Although Linux gets much of the attention in the Free and open source operating system world, the BSD operating system is also very popular. BSD has a longer history, and its roots go right back to one of the original Unix implementations that spawned commercial Unix variants like Solaris and Mac OS X.
BSD is actually a popular source for server-focused operating systems and, due to an open license, it is sometimes more attractive to developers as the base for their projects. With some BSD variants, security and high-performance networking are key drivers.
When our last article on BSD ("Differentiating Among the BSD Distros" ran, various readers pointed out our neglect of some of the lesser-known BSD-based flavors available. This article, therefore, will look at some of the less-mainstream, yet equally valuable, BSD variants available.
We apologize in advance for any variants that don't get mentioned in the piece. For coverage in future articles, please contact the author through the feedback form.
The DragonFly BSD operating system is a fork of the main FreeBSD 4.x operating system.It was produced by Matt Dillon, who felt the development direction (particularly threading and SMP choices) of FreeBSD 5 would result in bad performance. DragonFly BSD is being developed with a different threading model and messaging system from those used in FreeBSD 5. Many of the concepts of DragonFly BSD have been inspired by functionality in AmigaOS. Interestingly, despite the split from the FreeBSD roots, the groups are sharing bug fixes and device drivers.
DragonFly BSD is provided as a Live CD and will boot into a fully functional DragonFly BSD system. Unlike pure Live CD products, however, it can also install DragonFly BSD. More information is available on the DragonFly BSD project page.
The MirOS project is more than just another flavor of the BSD, although it is a derivative of OpenBSD and NetBSD. It also borrows heavily from other operating systems, including Darwin (the foundation of Mac OS X), FreeBSD, and GNU/Linux. Officially, the BSD variant is called MirOS BSD (rather than MirBSD), but other variants such as MirOS Linux are also in development.
MirOS' focus is on producing a compact and stable server operating system, with additional support and functionality for developer workstations. One of the key areas of functionality is in the communication server market where compact operating systems are often required to run on comparatively low-powered hardware. Unlike other BSD variants, the focus is not on trying to replace the more typical workstation environments of Windows or even Linux.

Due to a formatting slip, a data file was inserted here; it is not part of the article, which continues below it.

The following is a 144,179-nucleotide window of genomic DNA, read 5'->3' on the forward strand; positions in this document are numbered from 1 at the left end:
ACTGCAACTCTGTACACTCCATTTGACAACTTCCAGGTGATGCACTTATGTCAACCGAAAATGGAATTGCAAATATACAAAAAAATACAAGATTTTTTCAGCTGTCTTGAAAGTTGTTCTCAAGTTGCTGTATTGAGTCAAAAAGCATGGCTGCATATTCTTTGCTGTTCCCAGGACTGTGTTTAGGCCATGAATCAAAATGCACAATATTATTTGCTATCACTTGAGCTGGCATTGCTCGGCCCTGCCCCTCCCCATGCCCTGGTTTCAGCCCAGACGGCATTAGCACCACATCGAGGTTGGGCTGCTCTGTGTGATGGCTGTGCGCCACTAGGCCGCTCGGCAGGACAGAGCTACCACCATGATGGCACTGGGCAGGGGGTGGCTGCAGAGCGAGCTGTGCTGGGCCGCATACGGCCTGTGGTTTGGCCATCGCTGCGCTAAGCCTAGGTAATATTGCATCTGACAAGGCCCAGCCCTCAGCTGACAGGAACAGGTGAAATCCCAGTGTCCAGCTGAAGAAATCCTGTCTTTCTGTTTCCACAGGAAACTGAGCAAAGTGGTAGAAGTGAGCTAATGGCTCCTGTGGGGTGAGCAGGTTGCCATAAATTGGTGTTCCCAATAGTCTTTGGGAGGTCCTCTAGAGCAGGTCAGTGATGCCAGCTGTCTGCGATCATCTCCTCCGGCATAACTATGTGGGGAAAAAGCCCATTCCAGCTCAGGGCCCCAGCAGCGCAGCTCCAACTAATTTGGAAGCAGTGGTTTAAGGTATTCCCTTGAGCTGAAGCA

The TrustedBSD project combines the core FreeBSD release with trusted security components that conform to the Common Criteria for Information Technology Security Evaluation. These components provide a range of different security constructs vital to ensuring the secure operation of the operating system.
The tools include, but are certainly not limited to, centralized policy management, extensive auditing of components and execution (including kernel modules and function calls), mandatory access control for different areas of the system, and access control lists from the file system and kernel resources. Together, they provide a finer level of access control, better reporting and monitoring, and, overall, a more secure environment for running services.
The ultimate aim is to roll back the content of TrustedBSD into the main FreeBSD releases. Until then, consider them very separate projects, with the TrustedBSD project page containing downloads and documentation on the TrustedBSD implementation.
The main BSD operating systems (NetBSD, FreeBSD, and OpenBSD) are not really designed with desktop users in mind. Although they can be used as desktop operating systems, their main focus remains the provision of services as network or application server. PC BSD is different, as its focus is on a desktop-oriented (personal computing) operating system with all the functionality, stability, and performance of BSD, but with a tool set and environment that reflects a more personal environment.
To achieve this, PC BSD is based on FreeBSD with additional software to provide an environment that addresses the concerns of a typical desktop user. Although there is no delineation between business and home users, the developers do not want to limit or restrict the power of the underlying Unix-based operating system from the user in the process. A number of rules are followed to support this approach, including the requirement for easy installation and removal of software, backward compatibility without restricting new functionality, and a low-overhead approach that keeps the size of the operating system and its requirements to a minimum.
So far the approach has worked: PC BSD is a very nice operating system for those looking for a desktop operating system with a BSD core. It is friendlier than many Linux alternatives, and, unlike Linux, the entire operating system fits onto a single CD for installation. This compares well to the two to four CDs often required in a typical Linux install.
More information is available on the PC BSD page, including screen shots of the installation and package management process.